The relevance of Zimmerwald

The Communist Left, drawing its inspiration from the history of the revolutionary movement of the working class, naturally looks to the nature and meaning of the Zimmerwald movement in World War 1.

Was Zimmerwald intended to create a wide as possible anti-war movement as the ICT pretend, a kind of anticipation of the NWBCW initiative? Zimmerwald was indeed the first indication that the working class was losing its illusions in the imperialist war and confirmed its hopes that there was an alternative way out. But the real, long-lasting significance of Zimmerwald was in the development of an intransigent internationalist line amongst a small minority called the Zimmerwald Left. The latter recognised that WW1 was only the beginning of an entire historic period that would be dominated by imperialist war and require a maximum programme for the working class: civil war, the overthrow of the bourgeois regimes, proletarian dictatorship with a new Communist International to replace the bankrupt, chauvinist 2nd International.

The majority of Zimmerwald was ambivalent or opposed to this programme. Instead, seeing WW1 as a temporary aberration, and hoping for a reconciliation or reconstitution of the 2nd International that had collapsed in 1914, they wanted to exclude or neutralise the ‘trouble makers’ and ‘splitters’ of the left. Eventually the class lines that were implicit in these differences were drawn in 1917 by the October Revolution.

The intervention of internationalists into the anti-war movement today

Only the big bourgeoisie and the nation states that protects their privileges is fully committed to the drive to imperialist war made unavoidable by capitalist development. In terms of society as a whole though, imperialist war has a convulsive effect on other classes. The biggest sufferer of imperialism is the working class, since the military juggernaut threatens to divide and drag it into fratricidal slaughter and turn its poverty into destitution. At the same time an intermediate layer - the petty bourgeoisie, caught between the bourgeoisie and the proletariat - foresees the loss of its relatively more secure status as a result of the imperialist maelstrom. In reaction to the latter this layer hopes for a return to normality and peace but sees in the struggle of the working class another threat to its disappearing status, another source of disruption and conflict.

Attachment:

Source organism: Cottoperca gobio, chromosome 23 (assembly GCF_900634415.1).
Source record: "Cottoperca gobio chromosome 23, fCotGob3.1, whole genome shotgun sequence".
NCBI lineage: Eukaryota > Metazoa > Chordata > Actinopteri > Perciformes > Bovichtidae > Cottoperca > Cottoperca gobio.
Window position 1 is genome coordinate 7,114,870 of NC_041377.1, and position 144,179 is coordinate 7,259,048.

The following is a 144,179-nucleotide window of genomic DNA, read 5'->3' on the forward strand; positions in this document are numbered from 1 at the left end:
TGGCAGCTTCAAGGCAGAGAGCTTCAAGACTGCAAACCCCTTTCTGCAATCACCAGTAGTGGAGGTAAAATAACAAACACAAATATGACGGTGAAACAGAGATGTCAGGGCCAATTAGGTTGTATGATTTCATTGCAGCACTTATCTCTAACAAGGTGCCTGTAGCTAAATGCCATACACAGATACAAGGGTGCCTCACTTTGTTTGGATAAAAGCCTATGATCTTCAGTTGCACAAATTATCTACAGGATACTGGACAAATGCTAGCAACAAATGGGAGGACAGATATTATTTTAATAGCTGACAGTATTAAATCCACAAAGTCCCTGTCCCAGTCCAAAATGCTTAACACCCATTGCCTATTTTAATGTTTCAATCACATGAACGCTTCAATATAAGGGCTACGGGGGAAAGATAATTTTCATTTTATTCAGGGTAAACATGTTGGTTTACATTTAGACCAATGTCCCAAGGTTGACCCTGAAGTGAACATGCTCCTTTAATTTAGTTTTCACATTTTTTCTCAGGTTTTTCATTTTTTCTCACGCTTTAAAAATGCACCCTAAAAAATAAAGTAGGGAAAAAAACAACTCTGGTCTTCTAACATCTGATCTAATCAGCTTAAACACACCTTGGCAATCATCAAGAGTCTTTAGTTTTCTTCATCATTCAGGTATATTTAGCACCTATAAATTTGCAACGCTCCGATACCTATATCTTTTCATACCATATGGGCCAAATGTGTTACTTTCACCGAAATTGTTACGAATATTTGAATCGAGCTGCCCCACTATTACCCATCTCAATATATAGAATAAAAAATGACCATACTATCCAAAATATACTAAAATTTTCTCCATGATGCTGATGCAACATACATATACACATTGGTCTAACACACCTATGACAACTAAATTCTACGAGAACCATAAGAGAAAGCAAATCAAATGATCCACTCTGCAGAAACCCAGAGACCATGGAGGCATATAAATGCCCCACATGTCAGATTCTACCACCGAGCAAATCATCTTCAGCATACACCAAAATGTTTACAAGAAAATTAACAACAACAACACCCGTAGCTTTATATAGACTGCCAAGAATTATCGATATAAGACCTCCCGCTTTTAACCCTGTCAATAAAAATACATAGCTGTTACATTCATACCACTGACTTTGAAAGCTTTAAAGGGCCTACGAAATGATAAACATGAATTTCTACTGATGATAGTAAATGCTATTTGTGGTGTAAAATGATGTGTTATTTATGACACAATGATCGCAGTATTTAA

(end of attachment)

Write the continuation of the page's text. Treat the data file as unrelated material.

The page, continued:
In this situation anti-war sentiments grow both in the proletariat and this intermediate layer, but within this apparently common reaction to imperialism different, antagonistic class interests are concealed. To defend its interests the working class must struggle to detach itself from all the pacifist solutions (however radical they may seem, such as anti-militarism) that are rife amongst the intermediate strata and stand instead on the terrain of its own class struggle that leads the workers towards civil war against the bourgeoisie and capitalism as a whole. The petty bourgeoisie on the other hand, which fundamentally has no historical future, can at best react impotently to imperialist war in various ways and remains trapped in ambiguity. This mixture of a class struggling for consciousness of its internationalist interests and a middle layer that reacts with horror to imperialist barbarism is the social basis for the growth of a political marsh between the Communist Left and the left wing of capital today, that seems to be neither one thing nor the other and is marked by constant contradiction and turmoil.

The intervention of internationalist communists towards this milieu is therefore vital in the acceleration of the development of working class consciousness. The internationalist organisations do not by definition arise spontaneously from this marsh, that as a whole essentially represents political confusion, an obstacle to the development of class consciousness. Authentic internationalist organisations are the product of a historical experience of the revolutionary movement, stretching back to the First World War and before. The existence and intervention of the Communist Left, its political presence, is therefore vital in not only combating the influence of the bourgeoisie within the political marsh, also in exposing the difference of class interests between the proletariat and those of intermediate strata, who, despite their radical opposition to the big bourgeoisie, are essentially backward-looking.

This is the wider importance of the Joint Statement, which in defining the common position of the Communist Left, begun to demarcate, in the midst of a milieu of political confusion, an internationalist reference point.


The last two years and the reaction to the Joint Statements have shown that the historical Communist Left is still fragmented and many of its groups have been unable so far to take united internationalist action against the increase in imperialist war. However, small steps in this direction have been made as we outline above. And only the unification of the communist vanguard, not through compromises or amorphous fronts, but through the real clarification of differences, can arm the proletariat in its fight against capitalism and imperialist war.



The fight against opportunism